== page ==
ONE A.M., MONDAY, April 27. There's a chill in the air outside radio station KABC. Inside, the Cold War is raging. Guest Allan Affeldt is trading terse comments with host Bill Pearl and telephone callers about his plan for an American-Soviet peace walk. A caller comes on the line.
"Mr. Affeldt, you're an obvious propagandist," he says. "Take your big, brave 450-mile walk in Russia, and then you'll understand what propaganda really is. Where's your common sense?"
"Does common sense tell you that we can win an arms race?" Affeldt replies.
"The arms race?" says the caller. "If I was going to be allied with the likes of you advocating peace I'd just as soon be blasted off the planet!"
During the next hour, callers denounce Affeldt as a Marxist, a Communist and a dupe.
Who is Allan Affeldt, and why is he the target of all this invective? Currently on leave from his doctoral studies at the University of California, Irvine, he is president of International Peace Walk Inc., the driving force behind the American Soviet Walk, a 450-mile trek from Leningrad to Moscow that began June 15 and was planned to culminate yesterday in a joint U.S.-Soviet rock concert.
Although some may label him a Commie dupe, the 28-year-old Affeldt says the philosophy that lies behind the walk has been expressed by conservatives such as Ronald Reagan and Richard Nixon. "Reagan repeatedly says: 'Wouldn't it be great if Americans and Soviets got to know each other as people because it would remove so much international tension?' " Affeldt maintains. Then he cites Nixon's "Ping-Pong" diplomacy: "We're trying to emulate the model Nixon used in China. You don't need a lot of technological agreements; if you improve relations in general, everything else will follow." Breaking into a grin, he adds: "We're just doing our patriotic duty."
IT'S MEMORIAL DAY,and Affeldt is halfway through his usual 14-hour shift at the walk's national headquarters--an abandoned yacht clubhouse in Newport Beach. In the marina, sailors are out for one last day of leisure before the holiday ends. Inside the cavernous room it is business as usual. Staff members study computer readouts, complete last-minute reports and talk on the phone. In one corner, Affeldt sits hunched over a bowl of cold chili, a telephone to his ear.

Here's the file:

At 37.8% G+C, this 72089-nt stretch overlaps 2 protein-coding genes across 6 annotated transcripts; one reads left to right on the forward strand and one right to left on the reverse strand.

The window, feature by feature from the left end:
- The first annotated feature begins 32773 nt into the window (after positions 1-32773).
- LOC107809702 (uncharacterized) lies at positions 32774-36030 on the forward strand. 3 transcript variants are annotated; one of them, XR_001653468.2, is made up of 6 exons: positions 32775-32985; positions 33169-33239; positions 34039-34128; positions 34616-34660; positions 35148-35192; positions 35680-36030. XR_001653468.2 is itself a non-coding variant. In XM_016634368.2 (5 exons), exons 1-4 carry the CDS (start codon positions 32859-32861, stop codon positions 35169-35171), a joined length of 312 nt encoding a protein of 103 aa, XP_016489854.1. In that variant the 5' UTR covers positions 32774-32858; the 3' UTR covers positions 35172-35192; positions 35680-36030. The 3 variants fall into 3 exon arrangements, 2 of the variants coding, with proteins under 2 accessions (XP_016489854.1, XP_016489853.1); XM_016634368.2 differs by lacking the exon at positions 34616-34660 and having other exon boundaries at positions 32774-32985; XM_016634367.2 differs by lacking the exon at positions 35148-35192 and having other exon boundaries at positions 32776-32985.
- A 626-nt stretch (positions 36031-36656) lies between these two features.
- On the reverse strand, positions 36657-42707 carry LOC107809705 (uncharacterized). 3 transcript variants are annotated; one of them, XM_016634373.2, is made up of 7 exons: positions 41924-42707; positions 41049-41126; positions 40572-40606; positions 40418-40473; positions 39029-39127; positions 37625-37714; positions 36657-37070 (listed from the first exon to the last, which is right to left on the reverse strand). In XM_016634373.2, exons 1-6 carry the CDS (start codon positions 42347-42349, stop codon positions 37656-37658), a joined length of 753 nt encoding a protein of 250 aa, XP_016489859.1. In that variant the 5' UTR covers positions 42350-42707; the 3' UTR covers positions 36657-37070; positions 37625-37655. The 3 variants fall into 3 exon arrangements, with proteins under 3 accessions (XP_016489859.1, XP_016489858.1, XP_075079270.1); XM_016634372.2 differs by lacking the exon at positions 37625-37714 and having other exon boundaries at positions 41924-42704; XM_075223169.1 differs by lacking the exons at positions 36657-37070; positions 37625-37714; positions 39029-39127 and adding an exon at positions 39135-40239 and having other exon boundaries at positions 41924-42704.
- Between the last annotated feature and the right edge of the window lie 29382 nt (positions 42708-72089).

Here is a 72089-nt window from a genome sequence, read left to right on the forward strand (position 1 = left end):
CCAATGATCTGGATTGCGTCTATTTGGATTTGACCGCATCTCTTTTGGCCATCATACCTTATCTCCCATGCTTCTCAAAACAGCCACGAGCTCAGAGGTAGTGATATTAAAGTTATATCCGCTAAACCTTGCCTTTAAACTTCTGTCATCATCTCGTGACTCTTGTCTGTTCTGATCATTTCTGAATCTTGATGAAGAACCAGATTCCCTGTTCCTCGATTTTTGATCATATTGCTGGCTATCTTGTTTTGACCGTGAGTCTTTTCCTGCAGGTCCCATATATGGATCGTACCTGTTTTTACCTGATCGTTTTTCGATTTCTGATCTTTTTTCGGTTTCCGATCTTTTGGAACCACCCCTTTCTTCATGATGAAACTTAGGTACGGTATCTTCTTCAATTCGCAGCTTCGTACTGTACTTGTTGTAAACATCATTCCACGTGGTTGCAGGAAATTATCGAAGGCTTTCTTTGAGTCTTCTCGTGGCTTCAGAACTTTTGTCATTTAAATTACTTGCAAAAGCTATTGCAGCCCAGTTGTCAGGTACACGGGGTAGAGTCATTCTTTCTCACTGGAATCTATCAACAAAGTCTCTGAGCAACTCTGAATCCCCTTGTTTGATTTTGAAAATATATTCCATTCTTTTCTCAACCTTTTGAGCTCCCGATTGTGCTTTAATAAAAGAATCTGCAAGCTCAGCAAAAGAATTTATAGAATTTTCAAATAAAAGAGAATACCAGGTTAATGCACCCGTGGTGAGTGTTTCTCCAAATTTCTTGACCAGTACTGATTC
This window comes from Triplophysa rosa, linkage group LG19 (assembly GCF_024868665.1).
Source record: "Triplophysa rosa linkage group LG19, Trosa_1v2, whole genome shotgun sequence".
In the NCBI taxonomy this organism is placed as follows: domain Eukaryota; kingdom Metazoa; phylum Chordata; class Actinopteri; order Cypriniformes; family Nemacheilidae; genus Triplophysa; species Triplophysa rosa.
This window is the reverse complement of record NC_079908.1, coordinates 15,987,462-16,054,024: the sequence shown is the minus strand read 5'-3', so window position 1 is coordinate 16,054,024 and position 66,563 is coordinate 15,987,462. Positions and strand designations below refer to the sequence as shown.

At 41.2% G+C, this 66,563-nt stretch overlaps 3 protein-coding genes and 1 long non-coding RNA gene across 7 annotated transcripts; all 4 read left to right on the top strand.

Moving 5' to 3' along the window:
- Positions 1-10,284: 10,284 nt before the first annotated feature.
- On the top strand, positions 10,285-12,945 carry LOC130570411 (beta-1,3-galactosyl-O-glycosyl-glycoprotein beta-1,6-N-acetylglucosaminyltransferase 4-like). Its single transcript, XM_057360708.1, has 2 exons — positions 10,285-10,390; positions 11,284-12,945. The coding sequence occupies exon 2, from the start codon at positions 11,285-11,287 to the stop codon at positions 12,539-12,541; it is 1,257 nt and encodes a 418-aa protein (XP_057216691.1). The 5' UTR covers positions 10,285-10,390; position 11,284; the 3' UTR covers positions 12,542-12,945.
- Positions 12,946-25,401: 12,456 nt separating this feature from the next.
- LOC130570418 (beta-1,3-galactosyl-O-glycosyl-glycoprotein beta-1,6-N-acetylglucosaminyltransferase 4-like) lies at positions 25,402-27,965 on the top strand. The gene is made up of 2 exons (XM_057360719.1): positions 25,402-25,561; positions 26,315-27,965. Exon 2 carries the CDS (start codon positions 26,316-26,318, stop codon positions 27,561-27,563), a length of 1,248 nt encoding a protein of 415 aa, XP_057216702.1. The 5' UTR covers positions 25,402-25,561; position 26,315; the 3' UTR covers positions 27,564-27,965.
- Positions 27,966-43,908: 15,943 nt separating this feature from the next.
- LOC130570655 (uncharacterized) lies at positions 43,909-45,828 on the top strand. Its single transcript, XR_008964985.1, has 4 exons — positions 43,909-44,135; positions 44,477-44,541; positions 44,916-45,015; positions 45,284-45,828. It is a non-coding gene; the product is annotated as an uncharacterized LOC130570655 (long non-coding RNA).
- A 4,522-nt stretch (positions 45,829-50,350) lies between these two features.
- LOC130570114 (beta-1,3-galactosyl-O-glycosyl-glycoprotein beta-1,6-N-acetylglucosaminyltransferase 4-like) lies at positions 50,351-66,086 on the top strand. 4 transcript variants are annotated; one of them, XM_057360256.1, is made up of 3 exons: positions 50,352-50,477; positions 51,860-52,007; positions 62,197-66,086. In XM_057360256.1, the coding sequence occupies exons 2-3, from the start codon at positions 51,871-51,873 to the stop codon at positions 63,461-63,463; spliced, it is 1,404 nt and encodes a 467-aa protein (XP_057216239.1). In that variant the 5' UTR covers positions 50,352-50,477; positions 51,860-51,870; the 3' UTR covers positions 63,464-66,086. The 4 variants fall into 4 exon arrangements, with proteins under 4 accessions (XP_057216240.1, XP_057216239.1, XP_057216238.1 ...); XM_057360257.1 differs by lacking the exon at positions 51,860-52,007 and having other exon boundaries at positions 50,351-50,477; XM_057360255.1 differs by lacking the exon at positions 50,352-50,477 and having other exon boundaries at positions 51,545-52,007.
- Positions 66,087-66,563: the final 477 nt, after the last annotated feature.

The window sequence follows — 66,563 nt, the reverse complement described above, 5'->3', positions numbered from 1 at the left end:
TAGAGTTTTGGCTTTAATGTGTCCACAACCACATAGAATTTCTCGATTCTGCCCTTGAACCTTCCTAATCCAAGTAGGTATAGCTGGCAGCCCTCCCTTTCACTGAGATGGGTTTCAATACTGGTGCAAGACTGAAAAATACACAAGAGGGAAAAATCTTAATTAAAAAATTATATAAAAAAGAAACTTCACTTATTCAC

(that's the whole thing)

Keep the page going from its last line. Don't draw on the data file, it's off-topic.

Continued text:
Affeldt is working on his latest challenge--arranging the Moscow rock concert. Bill Graham, the producer of both the Live Aid and Amnesty International concerts, has agreed to produce the show. Graham will be responsible for the technical side of the concert; Affeldt, with help from Graham and walk supporters, has only a few days to come up with $1 million and procure bankable stars. For a man who has pulled together in five months what many skeptics said would never happen, anything may be possible.
Indeed, the accomplishments of Affeldt and his crew of 10, most of them under 28 years of age, read like a Kissinger wish list for detente: permission for 220 Americans and 200 Soviets to walk together through the countryside of five oblasts, or Soviet states; authorization for the Americans to stay in Soviet homes; no censorship of the American press; 100 speaking engagements for the Americans in Soviet factories, town halls and schools; freedom to show videos of American movies, including "Dr. Strangelove," "Dumbo," "A Night at the Opera" and "Gone With the Wind"; potlucks with entire Soviet villages; a tent city in Moscow of Soviet and American citizens that anyone can visit--all culminating in the largest American-Soviet cultural exchange ever: a concert on the Fourth of July.
Affeldt is quick to point out that these are not his accomplishments but the joint efforts of many. He says he's just a regular guy. With his dreamy academic look, rangy build and uniform of T-shirt, jeans and hiking boots, one is inclined to believe him. Still, this is the same man who bought a white 1950 Bentley at age 19 with profits from his real-estate business. Raised in an upper-middle-class Orange County Republican home, Affeldt began underwriting trust deeds at age 15, starting with $2,000 he inherited from his father. The profits from the business paid for his college education and hobbies like the Bentley. He even joined a car club for Rolls-Royce and Bentley owners, but now speaks of those days almost apologetically. "We'd all drive around, go to meetings, things like that. But it wasn't very satisfying. The people in this club were very, very wealthy. But they weren't any happier than anybody else; they just had more money. Those early experiences helped me a lot, giving me perspective."